Bargello stitch has always usually been a vertical pattern, but needle-workers today have experimented with different directions. Now you can see examples that are worked horizontally and even in four different directions, to meet in the centre and create a mitred, symmetrical look.

Bargello Palace, Florence, Italy

A markerVia del Proconsolo, 4, 50122 Florence, Italy -
Via del Proconsolo, 4, 50122 Florence, Italy
get directions

Cross-Stitch Valentine's Hearts

This bargello heart pattern is the third in a series of free cross-stitch patterns for Valentine's day. The full set includes:

I created these designs myself and own the copyright to them. Please feel free to share the link to this page but please don't reproduce or sell the pattern in any way.

If you have ever worked Bargello or have used the pattern above, please do tell us about it below and leave a comment!

Comments

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    • purl3agony profile image

      Donna Herron 4 years ago from USA

      Although I love all of your hearts, this is definitely my favorite design! Voted up and pinned :)

    • KarenCreftor profile image
      Author

      Karen Creftor 4 years ago from Kent, UK

      Thanks Purl :D I'm glad you've enjoyed them!

      I see you're extremely creative, so it's an even bigger compliment to me that you like these.

      Please come back and let us know if you give the patterns a try.

      ~Kaz x

    • GoodLady profile image

      Penelope Hart 4 years ago from Rome, Italy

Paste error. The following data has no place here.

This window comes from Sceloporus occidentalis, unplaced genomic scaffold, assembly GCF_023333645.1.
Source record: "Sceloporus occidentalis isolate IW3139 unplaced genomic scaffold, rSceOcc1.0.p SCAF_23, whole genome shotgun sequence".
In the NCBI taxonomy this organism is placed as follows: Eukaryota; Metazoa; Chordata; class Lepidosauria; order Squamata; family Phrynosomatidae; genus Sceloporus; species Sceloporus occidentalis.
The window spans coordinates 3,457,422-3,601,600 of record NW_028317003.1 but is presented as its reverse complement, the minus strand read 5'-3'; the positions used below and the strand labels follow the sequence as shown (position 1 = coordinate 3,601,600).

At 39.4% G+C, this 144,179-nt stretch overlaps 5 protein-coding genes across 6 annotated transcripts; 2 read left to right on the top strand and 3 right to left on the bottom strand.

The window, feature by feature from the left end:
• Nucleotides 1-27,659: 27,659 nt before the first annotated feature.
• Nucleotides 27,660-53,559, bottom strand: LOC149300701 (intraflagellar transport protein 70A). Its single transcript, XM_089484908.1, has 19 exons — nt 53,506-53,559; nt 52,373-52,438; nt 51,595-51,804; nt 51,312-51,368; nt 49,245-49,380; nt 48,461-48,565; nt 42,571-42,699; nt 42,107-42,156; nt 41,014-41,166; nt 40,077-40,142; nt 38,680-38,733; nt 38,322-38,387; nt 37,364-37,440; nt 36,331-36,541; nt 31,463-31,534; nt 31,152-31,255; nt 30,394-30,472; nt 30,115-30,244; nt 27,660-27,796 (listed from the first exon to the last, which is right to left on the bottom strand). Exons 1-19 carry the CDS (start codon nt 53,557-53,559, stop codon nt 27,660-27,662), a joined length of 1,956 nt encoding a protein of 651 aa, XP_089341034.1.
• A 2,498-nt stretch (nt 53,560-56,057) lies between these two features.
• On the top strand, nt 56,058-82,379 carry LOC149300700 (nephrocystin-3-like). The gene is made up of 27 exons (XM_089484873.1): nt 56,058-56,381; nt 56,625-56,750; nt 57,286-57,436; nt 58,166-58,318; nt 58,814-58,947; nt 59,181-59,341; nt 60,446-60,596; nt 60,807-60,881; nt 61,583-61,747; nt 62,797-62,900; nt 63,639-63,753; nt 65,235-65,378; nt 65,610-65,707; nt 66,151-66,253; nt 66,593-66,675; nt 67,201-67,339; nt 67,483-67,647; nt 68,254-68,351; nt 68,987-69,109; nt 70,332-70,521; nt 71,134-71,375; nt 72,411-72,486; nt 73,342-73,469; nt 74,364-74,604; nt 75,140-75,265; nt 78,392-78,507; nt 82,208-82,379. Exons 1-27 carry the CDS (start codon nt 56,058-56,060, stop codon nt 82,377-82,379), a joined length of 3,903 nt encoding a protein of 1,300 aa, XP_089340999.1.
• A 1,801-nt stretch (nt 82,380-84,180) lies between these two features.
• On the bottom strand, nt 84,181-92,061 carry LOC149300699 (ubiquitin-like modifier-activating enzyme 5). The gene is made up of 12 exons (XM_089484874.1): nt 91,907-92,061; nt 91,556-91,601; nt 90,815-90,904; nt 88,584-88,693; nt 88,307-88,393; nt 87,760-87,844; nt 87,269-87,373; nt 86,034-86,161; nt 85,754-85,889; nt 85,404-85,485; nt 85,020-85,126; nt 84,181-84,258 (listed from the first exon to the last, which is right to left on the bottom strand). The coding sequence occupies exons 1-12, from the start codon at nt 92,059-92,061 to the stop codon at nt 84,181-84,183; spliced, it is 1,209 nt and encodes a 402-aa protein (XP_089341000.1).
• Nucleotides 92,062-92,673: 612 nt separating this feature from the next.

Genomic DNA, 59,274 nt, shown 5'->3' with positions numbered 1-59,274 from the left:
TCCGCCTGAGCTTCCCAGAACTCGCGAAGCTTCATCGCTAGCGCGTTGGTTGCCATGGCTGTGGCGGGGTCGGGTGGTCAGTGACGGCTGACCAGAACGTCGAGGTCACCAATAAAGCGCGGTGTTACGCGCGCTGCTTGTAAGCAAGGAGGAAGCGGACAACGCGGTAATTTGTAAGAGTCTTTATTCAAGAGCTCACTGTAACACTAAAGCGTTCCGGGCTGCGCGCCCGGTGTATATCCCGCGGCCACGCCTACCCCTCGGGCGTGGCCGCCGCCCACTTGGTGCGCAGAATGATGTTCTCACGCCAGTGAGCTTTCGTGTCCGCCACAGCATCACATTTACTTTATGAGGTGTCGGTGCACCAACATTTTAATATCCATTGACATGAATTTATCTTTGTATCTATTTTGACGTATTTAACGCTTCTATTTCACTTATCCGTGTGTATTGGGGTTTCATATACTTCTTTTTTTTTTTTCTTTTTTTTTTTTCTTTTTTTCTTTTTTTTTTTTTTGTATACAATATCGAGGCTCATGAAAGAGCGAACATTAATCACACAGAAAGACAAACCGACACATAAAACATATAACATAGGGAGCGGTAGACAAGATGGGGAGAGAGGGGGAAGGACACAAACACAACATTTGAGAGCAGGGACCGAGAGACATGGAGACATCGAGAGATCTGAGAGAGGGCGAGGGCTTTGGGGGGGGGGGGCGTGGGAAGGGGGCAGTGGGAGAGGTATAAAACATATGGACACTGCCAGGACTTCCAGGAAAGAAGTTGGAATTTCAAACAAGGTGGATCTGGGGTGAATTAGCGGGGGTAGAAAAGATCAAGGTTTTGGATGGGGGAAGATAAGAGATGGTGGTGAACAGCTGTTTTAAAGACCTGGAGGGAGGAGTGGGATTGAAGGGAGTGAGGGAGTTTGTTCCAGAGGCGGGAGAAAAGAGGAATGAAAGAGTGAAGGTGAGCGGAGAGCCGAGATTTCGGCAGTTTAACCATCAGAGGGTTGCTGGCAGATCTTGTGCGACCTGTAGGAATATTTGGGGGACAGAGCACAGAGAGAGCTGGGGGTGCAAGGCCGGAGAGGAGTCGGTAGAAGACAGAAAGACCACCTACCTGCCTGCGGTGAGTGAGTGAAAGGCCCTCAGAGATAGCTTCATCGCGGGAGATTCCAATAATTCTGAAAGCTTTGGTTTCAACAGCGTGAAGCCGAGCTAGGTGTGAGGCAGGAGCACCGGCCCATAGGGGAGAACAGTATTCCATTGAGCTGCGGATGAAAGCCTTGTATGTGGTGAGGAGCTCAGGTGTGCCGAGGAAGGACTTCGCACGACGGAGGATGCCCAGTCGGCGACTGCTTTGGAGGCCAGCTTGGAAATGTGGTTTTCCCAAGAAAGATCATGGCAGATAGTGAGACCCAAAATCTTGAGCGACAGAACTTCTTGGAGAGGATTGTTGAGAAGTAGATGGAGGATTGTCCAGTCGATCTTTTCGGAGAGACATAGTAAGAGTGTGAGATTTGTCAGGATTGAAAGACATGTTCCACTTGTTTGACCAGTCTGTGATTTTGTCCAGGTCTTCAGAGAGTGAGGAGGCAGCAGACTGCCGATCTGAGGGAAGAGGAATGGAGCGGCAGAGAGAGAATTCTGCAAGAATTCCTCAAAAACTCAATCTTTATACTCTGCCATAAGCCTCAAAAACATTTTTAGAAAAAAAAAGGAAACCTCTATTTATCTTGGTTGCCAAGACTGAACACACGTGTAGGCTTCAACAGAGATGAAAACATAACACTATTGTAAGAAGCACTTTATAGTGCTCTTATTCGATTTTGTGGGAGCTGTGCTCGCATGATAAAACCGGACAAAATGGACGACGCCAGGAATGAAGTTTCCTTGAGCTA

So cute. I do love them. I want to make this for next Christmas since I love to cross stitch. Thanks. Tweeting!

    • Marcy Goodfleisch profile image

      Marcy Goodfleisch 4 years ago from Planet Earth

      Wish I knew how to do cross stitch; there are some beautiful designs and patterns using that skill. Maybe I can get up my nerve and buy a kit to get started.

    • Natashalh profile image

      Natasha 4 years ago from Hawaii

      I did a lot of this when I worked at Colonial Williamsburg. I simply called it flame stitch because that was a popular 18th century name for it, but it's the same idea. I love the patterns and the way fully embroidered fabric feels! I hadn't really thought about Bargello in years. I did mine as counted stitch, but not cross stitch, because (once again) it was more period approriate. It's cool looking, though, no matter which way it is done!

    • profile image

      Linda 3 years ago

      Hi

      I'm enjoying your site .. I have a question ... Have you done actual bargello on aida cloth with embroidery floss ? Curious

      Thanks !!

      Linda

    • KarenCreftor profile image
      Author

      Karen Creftor 3 years ago from Kent, UK

      Hi Linda,

      thanks for your comment. Traditionally bargello was done in long stitch, particularly with tapestry yarn. This design is actually cross stitch though inspired by the 'flame' patterns of bargello.

      I have tried the traditional method before and love it!

      ~Kaz x